Northport Tigers varsity boys volleyball defeated Smithtown West Bulls, 3-0, Sept. 13 in Smithtown.

Northport boys volleyball has started its 2018 season on a positive note with two consecutive wins. They will continue on the road to play Ward Melville Sept. 20 at 4:30 p.m.

The West Bulls are still looking for their first win of the 2018 season as they are scheduled to host Lindenhurst Sept. 20 at 4 p.m.

 

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Laurel Hill Road at Elwood Road in Northport. Photo from Google Maps

Northport parents are calling on school and town officials to examine what traffic improvements can be made to Laurel Hill Road after a teen was struck by a car outside Northport High School last Tuesday.

Miles Lerner, a 14-year-old preparing to begin his freshman year, was struck by a 2005 Honda sedan while crossing Laurel Hill Road Sept. 4 on his way to cross-country practice. While Northport-East Northport school district residents called the accident “upsetting” and “disturbing,” they weren’t surprised.

“If my complaints over the past few years had been heeded, it probably would have prevented this accident,” Jeantet Fields, a Laurel Hill Road homeowner said during a board of education meeting Sept. 6.

“If my complaints over the past few years had been heeded, it probably would have prevented this accident.”

— Jeantet Fields

Fields said he provided Suffolk County police officers with a video recording of the Sept. 4 accident captured by his home surveillance cameras that shows Lerner being struck and launched into the air “like a rag doll.”

“It was very disturbing” he said. “It’s one of those things you cannot unsee.”

The four-year Northport resident has admitted to being a bit of a squeaky wheel on the issue of traffic safety along Laurel Hill and Elwood roads. Fields said it’s a multifaceted issue resulting from insufficient parking, drivers not obeying the 20-mph school zone speed limit and traffic frequently backing up at the high school during drop-off and dismissal. He said buses and cars back up at the traffic light on Elwood Road, waiting to make the left onto Laurel Hill Road, and then again while trying to make left turns into the high school’s parking lots. Some drivers resort to using the shoulder of the road to pass on the right.

“I’ve gotten the middle finger salute for trying to pull out of my driveway,” Fields said.

Northport resident Michael Hawkins, whose son is also a member of the cross-country team, said traffic was worse than normal the morning of Sept. 4 as the district was hosting a superintendent’s conference day at the high school.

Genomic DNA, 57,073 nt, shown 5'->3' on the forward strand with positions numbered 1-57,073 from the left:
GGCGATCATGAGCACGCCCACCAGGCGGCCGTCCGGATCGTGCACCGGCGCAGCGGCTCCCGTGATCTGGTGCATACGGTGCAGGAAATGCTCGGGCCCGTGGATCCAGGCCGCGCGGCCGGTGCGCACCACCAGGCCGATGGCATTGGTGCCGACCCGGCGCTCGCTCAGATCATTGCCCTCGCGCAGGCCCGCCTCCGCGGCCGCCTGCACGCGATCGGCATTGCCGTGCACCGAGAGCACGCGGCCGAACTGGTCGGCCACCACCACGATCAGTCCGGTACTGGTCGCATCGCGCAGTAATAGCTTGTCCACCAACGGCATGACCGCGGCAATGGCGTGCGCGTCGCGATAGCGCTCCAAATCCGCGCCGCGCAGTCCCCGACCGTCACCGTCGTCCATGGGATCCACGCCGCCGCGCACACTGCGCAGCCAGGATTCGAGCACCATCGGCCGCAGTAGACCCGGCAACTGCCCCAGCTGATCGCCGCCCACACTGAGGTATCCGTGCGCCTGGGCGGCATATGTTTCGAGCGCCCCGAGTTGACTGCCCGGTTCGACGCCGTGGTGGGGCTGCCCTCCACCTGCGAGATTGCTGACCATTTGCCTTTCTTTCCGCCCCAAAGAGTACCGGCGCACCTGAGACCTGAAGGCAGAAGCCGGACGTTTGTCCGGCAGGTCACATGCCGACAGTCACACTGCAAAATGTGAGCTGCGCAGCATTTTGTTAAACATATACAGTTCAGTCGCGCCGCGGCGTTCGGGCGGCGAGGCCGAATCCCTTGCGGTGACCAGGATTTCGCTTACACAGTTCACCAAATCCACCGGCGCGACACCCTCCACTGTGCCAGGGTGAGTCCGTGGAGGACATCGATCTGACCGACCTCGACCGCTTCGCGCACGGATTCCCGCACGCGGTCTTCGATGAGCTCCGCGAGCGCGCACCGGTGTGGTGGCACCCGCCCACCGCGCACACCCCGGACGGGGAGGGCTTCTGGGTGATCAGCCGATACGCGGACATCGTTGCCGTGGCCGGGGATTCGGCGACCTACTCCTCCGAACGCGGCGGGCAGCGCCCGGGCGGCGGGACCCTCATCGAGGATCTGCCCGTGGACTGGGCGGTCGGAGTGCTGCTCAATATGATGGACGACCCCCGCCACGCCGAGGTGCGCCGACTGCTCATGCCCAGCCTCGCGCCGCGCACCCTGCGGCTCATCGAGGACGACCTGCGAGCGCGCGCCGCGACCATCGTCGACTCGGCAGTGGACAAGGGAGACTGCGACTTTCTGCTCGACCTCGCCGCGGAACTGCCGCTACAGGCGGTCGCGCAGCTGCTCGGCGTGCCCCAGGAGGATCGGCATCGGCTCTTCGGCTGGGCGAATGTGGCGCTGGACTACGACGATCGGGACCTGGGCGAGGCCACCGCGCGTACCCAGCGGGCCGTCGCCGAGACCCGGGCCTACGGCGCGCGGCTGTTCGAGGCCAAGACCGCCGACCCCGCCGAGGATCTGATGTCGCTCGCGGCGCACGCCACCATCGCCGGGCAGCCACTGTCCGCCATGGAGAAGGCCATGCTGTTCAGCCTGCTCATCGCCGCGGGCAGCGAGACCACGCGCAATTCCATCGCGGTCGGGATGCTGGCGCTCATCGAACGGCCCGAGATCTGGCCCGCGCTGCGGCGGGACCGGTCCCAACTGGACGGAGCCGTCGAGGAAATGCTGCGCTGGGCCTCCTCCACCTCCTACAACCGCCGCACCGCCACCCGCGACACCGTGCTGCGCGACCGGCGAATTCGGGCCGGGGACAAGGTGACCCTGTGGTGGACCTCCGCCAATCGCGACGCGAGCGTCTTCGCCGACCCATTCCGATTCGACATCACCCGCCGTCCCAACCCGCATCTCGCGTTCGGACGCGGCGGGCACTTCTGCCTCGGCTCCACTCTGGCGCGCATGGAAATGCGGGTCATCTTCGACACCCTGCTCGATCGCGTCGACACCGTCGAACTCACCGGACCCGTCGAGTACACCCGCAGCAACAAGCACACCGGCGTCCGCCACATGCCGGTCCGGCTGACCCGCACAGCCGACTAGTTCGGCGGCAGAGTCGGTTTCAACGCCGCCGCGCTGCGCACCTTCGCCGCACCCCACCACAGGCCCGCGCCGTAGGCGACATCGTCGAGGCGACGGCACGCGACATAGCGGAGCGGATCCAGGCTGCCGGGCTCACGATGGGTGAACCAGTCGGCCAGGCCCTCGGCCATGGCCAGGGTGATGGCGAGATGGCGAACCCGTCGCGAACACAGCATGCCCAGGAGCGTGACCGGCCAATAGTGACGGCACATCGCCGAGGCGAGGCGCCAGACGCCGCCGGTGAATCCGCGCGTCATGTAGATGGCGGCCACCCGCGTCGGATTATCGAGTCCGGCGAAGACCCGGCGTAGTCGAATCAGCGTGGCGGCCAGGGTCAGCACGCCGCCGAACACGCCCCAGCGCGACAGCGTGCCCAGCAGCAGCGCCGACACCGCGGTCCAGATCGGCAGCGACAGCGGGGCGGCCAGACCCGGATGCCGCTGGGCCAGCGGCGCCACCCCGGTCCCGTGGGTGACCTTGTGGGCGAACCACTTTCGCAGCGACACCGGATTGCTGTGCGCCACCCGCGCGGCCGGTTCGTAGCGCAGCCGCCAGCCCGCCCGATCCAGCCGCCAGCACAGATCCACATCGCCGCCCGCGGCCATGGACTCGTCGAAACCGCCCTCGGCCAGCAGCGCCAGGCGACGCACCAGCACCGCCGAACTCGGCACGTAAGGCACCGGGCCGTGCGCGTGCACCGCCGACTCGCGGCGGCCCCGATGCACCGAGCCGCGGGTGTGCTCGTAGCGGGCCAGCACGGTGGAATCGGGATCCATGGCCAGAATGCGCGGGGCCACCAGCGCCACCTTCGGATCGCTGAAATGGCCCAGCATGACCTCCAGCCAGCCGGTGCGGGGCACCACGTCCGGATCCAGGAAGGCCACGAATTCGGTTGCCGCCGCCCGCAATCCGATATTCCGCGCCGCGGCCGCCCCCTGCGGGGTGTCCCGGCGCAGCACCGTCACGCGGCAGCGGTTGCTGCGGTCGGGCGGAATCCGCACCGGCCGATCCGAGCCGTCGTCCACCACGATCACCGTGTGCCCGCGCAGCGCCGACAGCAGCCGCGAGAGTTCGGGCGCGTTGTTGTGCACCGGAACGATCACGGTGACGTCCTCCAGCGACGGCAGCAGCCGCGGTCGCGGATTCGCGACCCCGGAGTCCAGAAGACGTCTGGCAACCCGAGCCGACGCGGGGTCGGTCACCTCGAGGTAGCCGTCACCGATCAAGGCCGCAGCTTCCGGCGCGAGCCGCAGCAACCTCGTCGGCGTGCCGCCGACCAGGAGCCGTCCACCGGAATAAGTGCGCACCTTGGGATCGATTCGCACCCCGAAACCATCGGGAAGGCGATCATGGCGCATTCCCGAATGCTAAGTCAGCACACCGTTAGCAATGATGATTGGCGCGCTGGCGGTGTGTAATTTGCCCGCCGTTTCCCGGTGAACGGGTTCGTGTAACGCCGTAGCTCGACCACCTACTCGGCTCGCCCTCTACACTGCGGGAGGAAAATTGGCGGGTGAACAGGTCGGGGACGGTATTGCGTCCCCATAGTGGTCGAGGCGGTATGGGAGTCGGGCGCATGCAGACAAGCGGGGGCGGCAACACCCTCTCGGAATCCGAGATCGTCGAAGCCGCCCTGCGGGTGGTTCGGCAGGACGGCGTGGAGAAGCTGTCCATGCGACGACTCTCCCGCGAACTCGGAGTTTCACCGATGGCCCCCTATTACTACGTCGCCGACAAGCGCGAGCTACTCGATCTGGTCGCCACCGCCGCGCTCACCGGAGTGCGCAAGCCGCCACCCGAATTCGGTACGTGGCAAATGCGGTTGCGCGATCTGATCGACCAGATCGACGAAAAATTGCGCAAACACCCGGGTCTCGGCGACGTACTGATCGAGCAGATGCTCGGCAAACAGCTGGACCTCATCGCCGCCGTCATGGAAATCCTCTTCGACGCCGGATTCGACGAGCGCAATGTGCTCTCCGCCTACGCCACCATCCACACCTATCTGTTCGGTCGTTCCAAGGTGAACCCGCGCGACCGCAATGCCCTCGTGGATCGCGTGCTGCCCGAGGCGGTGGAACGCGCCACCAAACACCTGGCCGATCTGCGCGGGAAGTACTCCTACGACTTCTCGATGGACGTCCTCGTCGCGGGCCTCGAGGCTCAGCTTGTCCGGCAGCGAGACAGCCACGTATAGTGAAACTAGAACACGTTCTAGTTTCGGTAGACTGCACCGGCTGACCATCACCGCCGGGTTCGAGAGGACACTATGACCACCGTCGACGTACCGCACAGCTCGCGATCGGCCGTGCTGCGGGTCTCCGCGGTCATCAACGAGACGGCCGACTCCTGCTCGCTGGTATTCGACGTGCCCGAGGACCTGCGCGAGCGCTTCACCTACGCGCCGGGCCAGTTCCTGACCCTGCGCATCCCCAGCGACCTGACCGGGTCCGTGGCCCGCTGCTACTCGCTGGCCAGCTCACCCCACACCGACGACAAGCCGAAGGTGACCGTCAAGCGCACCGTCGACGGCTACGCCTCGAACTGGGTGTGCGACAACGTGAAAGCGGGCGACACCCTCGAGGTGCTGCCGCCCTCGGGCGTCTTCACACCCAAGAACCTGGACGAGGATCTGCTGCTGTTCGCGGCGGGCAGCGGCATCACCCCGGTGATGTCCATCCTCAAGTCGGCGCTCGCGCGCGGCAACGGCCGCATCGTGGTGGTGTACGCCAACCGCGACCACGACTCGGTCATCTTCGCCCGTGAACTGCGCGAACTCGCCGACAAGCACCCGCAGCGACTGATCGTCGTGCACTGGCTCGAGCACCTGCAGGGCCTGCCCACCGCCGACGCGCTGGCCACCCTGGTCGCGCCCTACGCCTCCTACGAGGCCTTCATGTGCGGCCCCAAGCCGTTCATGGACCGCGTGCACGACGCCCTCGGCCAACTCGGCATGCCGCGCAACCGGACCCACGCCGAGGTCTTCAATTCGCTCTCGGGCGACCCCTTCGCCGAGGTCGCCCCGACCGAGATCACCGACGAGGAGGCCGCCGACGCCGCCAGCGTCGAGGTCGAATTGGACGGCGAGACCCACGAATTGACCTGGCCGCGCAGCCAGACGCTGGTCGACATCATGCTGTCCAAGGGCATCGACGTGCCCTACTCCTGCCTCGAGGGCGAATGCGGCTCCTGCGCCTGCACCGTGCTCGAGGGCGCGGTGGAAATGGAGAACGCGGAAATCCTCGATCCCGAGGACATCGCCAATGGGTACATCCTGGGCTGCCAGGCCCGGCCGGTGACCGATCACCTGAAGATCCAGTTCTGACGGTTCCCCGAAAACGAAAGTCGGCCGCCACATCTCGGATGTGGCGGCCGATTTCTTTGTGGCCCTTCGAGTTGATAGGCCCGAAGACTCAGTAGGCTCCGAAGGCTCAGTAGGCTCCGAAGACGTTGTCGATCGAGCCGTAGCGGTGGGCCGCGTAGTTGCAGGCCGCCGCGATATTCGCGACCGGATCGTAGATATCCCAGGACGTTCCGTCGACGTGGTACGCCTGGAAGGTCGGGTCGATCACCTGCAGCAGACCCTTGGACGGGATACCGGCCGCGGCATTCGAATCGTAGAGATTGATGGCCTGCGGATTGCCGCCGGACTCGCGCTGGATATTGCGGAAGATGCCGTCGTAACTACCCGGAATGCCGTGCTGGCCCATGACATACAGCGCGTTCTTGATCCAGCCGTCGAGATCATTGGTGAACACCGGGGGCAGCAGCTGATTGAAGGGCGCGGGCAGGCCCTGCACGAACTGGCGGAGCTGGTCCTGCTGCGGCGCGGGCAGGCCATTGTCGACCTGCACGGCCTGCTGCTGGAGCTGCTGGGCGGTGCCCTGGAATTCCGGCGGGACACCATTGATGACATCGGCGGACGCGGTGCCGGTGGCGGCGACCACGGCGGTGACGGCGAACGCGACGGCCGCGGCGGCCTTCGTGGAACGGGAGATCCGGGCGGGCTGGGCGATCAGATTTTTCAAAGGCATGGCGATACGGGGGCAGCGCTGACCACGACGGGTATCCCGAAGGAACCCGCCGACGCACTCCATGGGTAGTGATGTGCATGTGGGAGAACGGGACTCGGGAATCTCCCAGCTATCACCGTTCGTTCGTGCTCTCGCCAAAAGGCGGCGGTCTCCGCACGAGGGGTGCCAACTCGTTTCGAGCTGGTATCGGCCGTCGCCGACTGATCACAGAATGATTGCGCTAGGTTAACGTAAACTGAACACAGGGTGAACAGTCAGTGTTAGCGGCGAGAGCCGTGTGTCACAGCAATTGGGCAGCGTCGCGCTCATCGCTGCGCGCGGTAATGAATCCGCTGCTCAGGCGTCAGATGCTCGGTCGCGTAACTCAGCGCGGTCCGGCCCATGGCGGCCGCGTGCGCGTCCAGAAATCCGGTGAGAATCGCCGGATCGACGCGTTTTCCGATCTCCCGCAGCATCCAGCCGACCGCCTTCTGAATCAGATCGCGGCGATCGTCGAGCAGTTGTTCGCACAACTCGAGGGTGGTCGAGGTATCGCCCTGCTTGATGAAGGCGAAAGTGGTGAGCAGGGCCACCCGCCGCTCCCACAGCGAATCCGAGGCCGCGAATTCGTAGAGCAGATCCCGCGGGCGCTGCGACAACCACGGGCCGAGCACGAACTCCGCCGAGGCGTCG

“I believe the district is partially to blame for the security guards who were standing at the entryway to every parking lot, asking every person who went into the parking lot for ID,” he said. “What happened is it backed up traffic for blocks and blocks and blocks around the high school.”

Hawkins asked Northport’s board of education and school officials to consider this a “teachable moment” and ensure steps are taken to increase parking spots and resolve traffic concerns.

Fields said he believes a more active approach to revamping traffic flow on the roads surrounding Northport High School is needed. The father said he observed a truck passing over the double yellow line, to the left of a stopped school bus, while at the end of his driveway to picking up his 6-year-old daughter. Upon reviewing the security footage, Fields compiled a video documenting about 25 drivers utilizing the westbound shoulder of Laurel Hill Road to illegally drive past stopped buses and cars in a roughly 30-minute time frame Sept. 6.
The Northport homeowner said he has shared the video with Suffolk County Police Department’s 2nd Precinct Community Oriented Police Enforcement and offered to share it with Town of Huntington and school official in the hope of encouraging action.


There was a speed radar sign posted at the end of Fields’ driveway Sept. 6 to make passing motorists aware of their speed. He said he believes an unmarked patrol car was keeping watch near the end of his driveway the following morning.

“People were slowing down for the first time,” he said. “It was a short-term behavioral change, and there’s a need for long-term change.”

Huntington Supervisor Chad Lupinacci (R) had received several phone calls from concerned Northport-East Northport residents by Sept. 7, according to town spokeswoman Lauren Lembo.

“I’ve spoken with Superintendent [Robert] Banzer and their safety team has reached out to Steve McGloin [town Director of Transportation and Public Safety] to see if there are any improvements on Laurel Hill Road to be made,” Lupinacci said in a statement. “Superintendent Banzer is reaching out to the county in regard to Elwood Road.”

Fields said he plans to start an online petition to ask town and county officials to conduct a traffic study of the intersection on how it can be improved.

“My goal right now — honestly and a bit selfishly — is to change the behavior of motorists on this street before my daughter has to cross the street to go to high school,” he said. “I have seven years. If I could, I’d do it in less.”